Every year, a vocal group of self-proclaimed captive experts trot out their marketing propaganda disguised as news articles or industry commentary. In reality, these articles are marketing pieces and they often suggest that small captive insurance companies, often described as “831(b) captives,” are giving the captive industry a bad name. One of the keys to propaganda is continuity and consistency of messaging, and years of droning on about supposed bad actors in the industry appears to be taking effect. This year, the Captive Insurance Companies Association (CICA) decided to issue a statement on small captive insurance companies (to read about it, CLICK HERE). And, the Vermont Captive Insurance Association decided to cover small captive insurance companies as a “Hot Topic” at their conference this Summer (to read about it, CLICK HERE). The result is increased awareness and possibly concern over Myth #7 our Top 10 Captive Myths – 831(b)s Are Giving The Industry A Bad Name.
First, it is worth noting that this myth reflects the typical large company bias found among the “old guard” in the industry and some captive insurance company associations. This large company bias is fueled by ignorance of the unique challenges facing small and mid-size business owners. Hence small and mid-size business owners who set up captives to insure risks and bolster the long term viability of their businesses are unfairly labeled as suspect. On the other hand, large corporations like Apple who run most of their profits through Ireland and pay almost nothing in U.S. taxes (to read more CLICK HERE) and Burger King, who is buying a Canadian restaurant chain and moving their headquarters to Canada to duck U.S. taxes can do no wrong.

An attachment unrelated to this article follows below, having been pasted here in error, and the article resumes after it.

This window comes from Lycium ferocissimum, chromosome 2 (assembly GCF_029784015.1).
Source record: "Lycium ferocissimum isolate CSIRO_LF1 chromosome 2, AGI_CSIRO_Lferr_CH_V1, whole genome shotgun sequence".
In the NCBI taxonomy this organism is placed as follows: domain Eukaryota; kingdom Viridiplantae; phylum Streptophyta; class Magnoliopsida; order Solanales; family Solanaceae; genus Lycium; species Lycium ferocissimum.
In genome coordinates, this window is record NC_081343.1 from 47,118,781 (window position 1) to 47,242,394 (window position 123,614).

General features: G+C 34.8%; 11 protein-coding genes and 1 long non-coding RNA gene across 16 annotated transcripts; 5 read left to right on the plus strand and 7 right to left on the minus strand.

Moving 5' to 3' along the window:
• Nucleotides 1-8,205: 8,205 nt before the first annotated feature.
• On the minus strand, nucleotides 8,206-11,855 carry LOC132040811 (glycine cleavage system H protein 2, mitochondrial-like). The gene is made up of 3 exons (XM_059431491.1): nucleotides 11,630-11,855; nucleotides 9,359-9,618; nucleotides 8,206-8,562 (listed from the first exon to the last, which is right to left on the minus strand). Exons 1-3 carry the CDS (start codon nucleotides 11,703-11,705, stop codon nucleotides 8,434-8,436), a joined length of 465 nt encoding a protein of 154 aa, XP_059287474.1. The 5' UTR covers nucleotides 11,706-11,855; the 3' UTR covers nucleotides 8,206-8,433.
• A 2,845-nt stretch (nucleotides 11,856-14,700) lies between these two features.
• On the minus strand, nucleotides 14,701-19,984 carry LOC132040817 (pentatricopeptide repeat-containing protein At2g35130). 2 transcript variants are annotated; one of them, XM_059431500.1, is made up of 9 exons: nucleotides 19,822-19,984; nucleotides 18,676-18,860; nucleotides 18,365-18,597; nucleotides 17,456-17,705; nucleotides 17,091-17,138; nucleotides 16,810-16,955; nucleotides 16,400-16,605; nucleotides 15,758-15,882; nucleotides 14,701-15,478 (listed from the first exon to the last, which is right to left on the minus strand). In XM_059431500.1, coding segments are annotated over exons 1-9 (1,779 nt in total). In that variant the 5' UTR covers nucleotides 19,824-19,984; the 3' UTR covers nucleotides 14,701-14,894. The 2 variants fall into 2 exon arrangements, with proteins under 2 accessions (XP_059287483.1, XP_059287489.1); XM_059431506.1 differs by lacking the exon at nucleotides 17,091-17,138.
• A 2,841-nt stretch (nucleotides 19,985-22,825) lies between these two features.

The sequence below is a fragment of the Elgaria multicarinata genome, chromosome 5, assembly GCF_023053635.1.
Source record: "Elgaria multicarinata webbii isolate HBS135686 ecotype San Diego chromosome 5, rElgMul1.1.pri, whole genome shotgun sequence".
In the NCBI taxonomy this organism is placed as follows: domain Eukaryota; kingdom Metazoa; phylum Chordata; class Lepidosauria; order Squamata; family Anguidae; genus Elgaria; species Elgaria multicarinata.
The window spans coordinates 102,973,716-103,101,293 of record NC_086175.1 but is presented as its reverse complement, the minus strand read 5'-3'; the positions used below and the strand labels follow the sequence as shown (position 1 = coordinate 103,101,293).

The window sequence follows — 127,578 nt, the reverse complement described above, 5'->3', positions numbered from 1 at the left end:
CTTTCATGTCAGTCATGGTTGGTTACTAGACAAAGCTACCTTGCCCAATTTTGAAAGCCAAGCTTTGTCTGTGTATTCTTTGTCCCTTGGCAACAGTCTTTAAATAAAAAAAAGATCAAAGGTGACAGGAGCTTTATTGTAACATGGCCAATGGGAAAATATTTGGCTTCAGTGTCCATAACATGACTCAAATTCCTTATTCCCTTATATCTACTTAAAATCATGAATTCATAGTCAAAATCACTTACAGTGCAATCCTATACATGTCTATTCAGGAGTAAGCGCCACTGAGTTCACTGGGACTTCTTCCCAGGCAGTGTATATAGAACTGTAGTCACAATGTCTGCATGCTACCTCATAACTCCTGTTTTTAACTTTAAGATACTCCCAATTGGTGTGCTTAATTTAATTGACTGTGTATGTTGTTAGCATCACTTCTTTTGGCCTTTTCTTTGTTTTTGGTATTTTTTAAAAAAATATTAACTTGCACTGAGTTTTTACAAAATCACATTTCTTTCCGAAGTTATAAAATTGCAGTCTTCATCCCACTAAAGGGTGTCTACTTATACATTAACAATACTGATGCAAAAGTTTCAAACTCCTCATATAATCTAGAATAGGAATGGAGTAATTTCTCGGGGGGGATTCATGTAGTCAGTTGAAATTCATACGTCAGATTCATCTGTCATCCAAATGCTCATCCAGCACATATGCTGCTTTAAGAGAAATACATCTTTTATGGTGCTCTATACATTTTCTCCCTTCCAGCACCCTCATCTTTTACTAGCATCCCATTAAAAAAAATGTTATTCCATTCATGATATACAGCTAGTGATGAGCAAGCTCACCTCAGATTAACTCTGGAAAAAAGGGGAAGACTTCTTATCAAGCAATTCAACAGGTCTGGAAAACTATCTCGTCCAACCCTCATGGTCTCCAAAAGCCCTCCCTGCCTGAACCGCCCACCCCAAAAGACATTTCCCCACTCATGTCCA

Large company CFOs would never utilize their captive insurance companies for anything other than pure, unadulterated risk management. They would never use their captive insurance companies as a means to smooth earnings. And, of course, large company CFOs would never take advantage of the tax advantages that captives afford either. Obviously, these statements are nonsense. CFOs should use their captives for risk management, advantageous tax treatment and to smooth earnings when necessary to satisfy Wall Street. This is simply smart business. However, small and mid-sized business owners and their financial advisors shouldn’t be demonized for using the same tools Fortune 1,000 CFOs use to address the unique risk management and financial planning challenges that they face.
Conspicuous by its absence among the “old guard” and “old guard” captive associations is their failure to discuss the purpose of the 831(b) tax election as created by a Democrat Congress in 1986 and signed into law by a Republican President. The Tax Reform Act of 1986 encouraged the formation of small insurance companies by small and mid-size businesses. This was a clear move to “level the playing field,” enabling small businesses to reap benefits that were once accessible only to large corporations (see “Congress Wants You To Own Your Own Insurance Company” – CLICK HERE).